Staying around London and have a spare day, a car, and a sense of adventure? This one day East Sussex road trip itinerary might just be for you.

Sign for the South Downs Way

Growing up in London I’ve always had Sussex on my doorstep, just a stone’s throw away down the M23. But to be honest, it’s an area I’ve rarely explored, save for the occasional football away day, and frequent trips to Gatwick for adventures further afield.

So when Dan informed me we were heading down to East Sussex for a pub lunch with an old work friend, the road tripper in me remained unstirred.

Somewhere along the M23 though, singing along to a catchy tune, the conversation inevitably found its way around to the question every road trip addict will eventually ask, “so what else can we do down this way then?”.

The answer is, plenty!

East Sussex Road Trip – Studying our trusty AA map

Planning an East Sussex road trip: Our trusty AA map is where the road trip magic starts.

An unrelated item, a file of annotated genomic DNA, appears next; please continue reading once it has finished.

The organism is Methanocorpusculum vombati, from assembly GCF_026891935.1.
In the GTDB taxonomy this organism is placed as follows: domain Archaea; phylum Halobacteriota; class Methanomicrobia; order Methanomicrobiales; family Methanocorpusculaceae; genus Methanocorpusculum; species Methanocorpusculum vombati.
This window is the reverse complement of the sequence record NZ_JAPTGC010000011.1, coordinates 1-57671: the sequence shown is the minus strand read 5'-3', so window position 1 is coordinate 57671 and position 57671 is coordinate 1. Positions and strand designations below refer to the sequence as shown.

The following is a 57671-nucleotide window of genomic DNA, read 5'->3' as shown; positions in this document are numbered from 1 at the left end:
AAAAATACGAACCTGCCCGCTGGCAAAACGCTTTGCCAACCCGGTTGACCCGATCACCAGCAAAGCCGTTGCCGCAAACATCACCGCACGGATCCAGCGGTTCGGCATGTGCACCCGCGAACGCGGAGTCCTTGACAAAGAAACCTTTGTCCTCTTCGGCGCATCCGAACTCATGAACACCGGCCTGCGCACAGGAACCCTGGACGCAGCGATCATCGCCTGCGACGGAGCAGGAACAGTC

The Devil’s Dyke

Once you’ve passed Gatwick on the M23, it’s not too long before you find yourself on Devil’s Dyke Road, winding your way upwards until you come to a small car park with a breathtaking view over the valley below.

East Sussex Road Trip – View from the Devil’s Dyke lookout

Stunning views from the Devil’s Dyke lookout.

Legend has it the Devil planned to dig the dyke to enable the sea to flood the Weald and drown the local Christian community. Fortunately for the locals, he was disturbed by the crowing of a cockerel and fled, believing dawn was approaching. In reality the cockerel had been woken by an old lady who, being disturbed by the Devil’s work, had lit a candle.

Whether you believe the colourful legend, or are inclined to side with scientists who say the dyke was formed over 10,000 years ago during the last ice age, there’s little doubt that the UK’s largest dry valley is a feast for the eyes, with spectacular views over the Wield, South Downs and, on a clear day, the Isle of Wight.